Want Fewer Mass Shootings? Then Repeal Victim Zones

December 18, 2012

I’m seeing a number of people responding to the school shooting last week by calling for more gun control.  I just want to point out that the public policy most likely to prevent massacres like this is, on the contrary, less gun control:

Let the law-abiding carry guns and protect themselves.

Why do you think these mass shootings are always in “gun-free zones” (i.e., victim zones)?  As Dan Mitchell suggests, posting a sign at the entrance calling it a “gun-free zone” is tantamount to posting a sign saying, “ATTENTION CRIMINALS: This is a defense-free crime zone.  All law-abiding persons have been disarmed for your convenience.”

If we really care about the children, we should do what works, not what’s politically correct or what feels good.  What works is letting the law-abiding protect themselves and others.

Wintery Knight suggests that instead of gun control, we should try fatherlessness control, so to speak.  Unlike gun control, this needn’t encroach on anyone’s liberty; we would simply repeal no-fault divorce and stop positively encouraging fatherlessness through our welfare spending.

Meanwhile the comic strip Day by Day suggests that by the reasoning of the people now calling for gun control, what we really need is Progressive control.

24 Responses to “Want Fewer Mass Shootings? Then Repeal Victim Zones”

  1. Snoodickle Says:

    Yes, let’s let first graders and teachers carry guns to protect themselves. Are you aware that the perpetrator’s mother was a gun enthusiast, and his access to his mother’s high-powered and completely unnecessary weaponry and unnecessarily large amounts of ammunition is the reason that this massacre happened?

    P.S. Do you own a gun?

    • Tevyeh Says:

      Okay, this is the first time I’ve commented on any forum about the Sandy Hook tragedy, but I can’t let this one go:

      “…his access to his mother’s high-powered and completely unnecessary weaponry and unnecessarily large amounts of ammunition is the reason that this massacre happened?”

      Do you sincerely believe that this tragedy would have been prevented if the killer’s mother had not owned any firearms? “Oh man, my mom doesn’t own guns. Now I’ve got to go procure my own guns somehow if I want to pull off this massacre. Well, that sounds like too much bother. I’ll just stick to violent video games.”

      Sorry to be callous about such a tragedy, but I’m always amazed by the way politicization of an issue can lead to such astoundingly poor reasoning.

      • Snoodickle Says:

        Lets your evaluate your reasoning. If the type of weapons and amount of ammunition used in this massacre were banned, how would a 20 year old with no friends and a mental illness acquire them? O wait, you can’t!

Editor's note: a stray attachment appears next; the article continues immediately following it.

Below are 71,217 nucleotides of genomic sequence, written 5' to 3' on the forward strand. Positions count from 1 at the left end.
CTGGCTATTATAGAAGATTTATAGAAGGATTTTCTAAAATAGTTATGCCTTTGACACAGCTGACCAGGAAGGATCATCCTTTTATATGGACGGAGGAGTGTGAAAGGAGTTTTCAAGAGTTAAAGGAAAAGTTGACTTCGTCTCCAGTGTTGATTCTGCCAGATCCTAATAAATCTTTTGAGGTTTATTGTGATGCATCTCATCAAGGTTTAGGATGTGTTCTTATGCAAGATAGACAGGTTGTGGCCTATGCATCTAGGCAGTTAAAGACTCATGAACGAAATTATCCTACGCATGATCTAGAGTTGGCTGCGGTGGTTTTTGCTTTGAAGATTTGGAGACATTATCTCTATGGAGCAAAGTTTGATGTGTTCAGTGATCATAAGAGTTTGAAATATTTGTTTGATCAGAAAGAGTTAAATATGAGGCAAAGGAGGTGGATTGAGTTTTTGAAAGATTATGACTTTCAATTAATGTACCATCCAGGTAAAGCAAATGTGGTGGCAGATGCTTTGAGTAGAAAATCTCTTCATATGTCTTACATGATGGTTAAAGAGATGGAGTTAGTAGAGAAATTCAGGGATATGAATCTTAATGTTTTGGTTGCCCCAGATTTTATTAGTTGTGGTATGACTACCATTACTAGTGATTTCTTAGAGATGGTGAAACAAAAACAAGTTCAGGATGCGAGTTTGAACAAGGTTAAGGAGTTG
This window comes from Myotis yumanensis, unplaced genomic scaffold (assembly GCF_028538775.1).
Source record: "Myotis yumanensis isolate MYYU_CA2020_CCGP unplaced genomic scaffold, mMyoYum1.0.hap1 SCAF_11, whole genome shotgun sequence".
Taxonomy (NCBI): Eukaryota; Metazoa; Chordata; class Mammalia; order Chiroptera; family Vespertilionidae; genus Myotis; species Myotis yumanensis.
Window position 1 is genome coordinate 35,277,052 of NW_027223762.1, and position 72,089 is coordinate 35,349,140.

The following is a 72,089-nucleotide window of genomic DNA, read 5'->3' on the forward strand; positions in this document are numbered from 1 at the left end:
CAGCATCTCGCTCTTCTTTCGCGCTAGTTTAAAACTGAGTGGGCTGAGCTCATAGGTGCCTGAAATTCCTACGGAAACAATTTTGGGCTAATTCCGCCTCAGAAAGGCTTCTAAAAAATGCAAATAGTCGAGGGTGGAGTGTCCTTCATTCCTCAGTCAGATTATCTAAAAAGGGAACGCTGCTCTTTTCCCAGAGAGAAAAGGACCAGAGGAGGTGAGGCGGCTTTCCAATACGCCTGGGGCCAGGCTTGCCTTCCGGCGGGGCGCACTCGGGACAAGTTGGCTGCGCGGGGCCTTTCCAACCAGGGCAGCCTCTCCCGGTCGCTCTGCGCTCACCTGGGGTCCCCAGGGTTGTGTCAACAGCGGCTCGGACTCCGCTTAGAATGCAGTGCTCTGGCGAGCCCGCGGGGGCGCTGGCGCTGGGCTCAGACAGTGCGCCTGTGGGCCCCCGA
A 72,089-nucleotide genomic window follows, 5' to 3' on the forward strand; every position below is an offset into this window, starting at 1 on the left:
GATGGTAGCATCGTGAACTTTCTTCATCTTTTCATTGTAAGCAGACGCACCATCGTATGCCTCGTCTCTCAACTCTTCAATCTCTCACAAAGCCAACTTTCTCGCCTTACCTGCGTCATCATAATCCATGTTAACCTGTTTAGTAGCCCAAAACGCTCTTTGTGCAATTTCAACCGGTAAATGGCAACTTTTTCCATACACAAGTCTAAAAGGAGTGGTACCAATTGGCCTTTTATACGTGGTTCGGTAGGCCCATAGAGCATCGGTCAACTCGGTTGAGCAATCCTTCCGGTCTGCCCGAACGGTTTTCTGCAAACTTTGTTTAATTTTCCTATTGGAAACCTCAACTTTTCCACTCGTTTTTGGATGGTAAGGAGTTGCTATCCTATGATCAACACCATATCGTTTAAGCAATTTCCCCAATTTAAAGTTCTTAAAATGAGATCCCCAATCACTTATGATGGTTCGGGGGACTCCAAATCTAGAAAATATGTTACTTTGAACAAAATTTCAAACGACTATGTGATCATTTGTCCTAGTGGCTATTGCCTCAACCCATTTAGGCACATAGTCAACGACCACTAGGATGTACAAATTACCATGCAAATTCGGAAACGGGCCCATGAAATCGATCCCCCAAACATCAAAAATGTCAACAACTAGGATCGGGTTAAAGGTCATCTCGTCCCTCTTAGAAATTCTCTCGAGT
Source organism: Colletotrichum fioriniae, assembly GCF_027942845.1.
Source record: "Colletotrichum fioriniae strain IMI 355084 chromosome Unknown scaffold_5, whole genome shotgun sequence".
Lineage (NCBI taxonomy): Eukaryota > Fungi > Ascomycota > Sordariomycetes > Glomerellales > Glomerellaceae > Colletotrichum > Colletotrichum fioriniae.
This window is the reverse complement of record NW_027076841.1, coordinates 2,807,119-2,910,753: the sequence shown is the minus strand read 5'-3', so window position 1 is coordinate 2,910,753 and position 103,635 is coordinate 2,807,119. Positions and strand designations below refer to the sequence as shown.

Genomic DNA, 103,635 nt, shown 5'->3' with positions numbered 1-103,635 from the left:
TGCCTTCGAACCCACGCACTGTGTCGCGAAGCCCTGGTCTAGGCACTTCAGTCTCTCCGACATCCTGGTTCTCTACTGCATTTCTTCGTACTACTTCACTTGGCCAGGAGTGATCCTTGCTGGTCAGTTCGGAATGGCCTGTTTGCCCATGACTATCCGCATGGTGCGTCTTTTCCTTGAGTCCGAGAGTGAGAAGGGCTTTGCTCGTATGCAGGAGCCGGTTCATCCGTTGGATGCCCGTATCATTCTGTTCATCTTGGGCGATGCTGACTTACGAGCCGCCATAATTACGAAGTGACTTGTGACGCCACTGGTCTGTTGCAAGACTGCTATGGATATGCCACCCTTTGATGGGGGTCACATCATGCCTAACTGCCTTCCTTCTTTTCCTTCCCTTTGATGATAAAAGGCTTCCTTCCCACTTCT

Let’s assume they weren’t banned, but that his mother didn’t own guns, didn’t take her son shooting, and strictly forbade weapons in the house. If you don’t think that this kids training (remember, he gunned down two adults who tried to take him down, like a trained killer. Yes, Im sure his mothers training had nothing to do with that) and easy access to high powered weapons facilitated this tragedy, you are either in denial or a gun nut with an agenda. Also , weren’t you the one who told me how expensive just one gun is? How does a 20 year old kid with no job purchase expensive assault rifles and mass amounts of ammunition? Yes, your reasoning is absolutely flawless.

      • Snoodickle Says:

        PS. I have yet to figure out how to type on an I pad. The first paragraph has an extra your and should include an “can you explain” in front of the “how”

      • Tevyeh Says:

        “If the type of weapons and amount of ammunition used in this massacre were banned, how would a 20 year old with no friends and a mental illness acquire them? O wait, you can’t!”

        Au contraire. The weapons were, in fact, banned on the premises of the school where the shooting took place. Strange how criminalization fails to deter, well, criminals. Seriously, dude, are you on meth? Oh wait, that’s illegal and therefore impossible.

      • Snoodickle Says:

        Banned, as in you can’t acquire them legally. Seriously?

      • Tevyeh Says:

        My point, and that of the original post if I understand correctly, was that a law prohibiting an act will generally fail to deter a person with criminal intent. How effective have our anti-drug laws been at eliminating drugs, despite consuming a large proportion of total U.S. law enforcement resources? Criminalization of a thing, whether drugs, guns, commercial sex, or whatever makes that thing *slightly* less convenient for a person to obtain, so long as that person doesn’t mind breaking the law.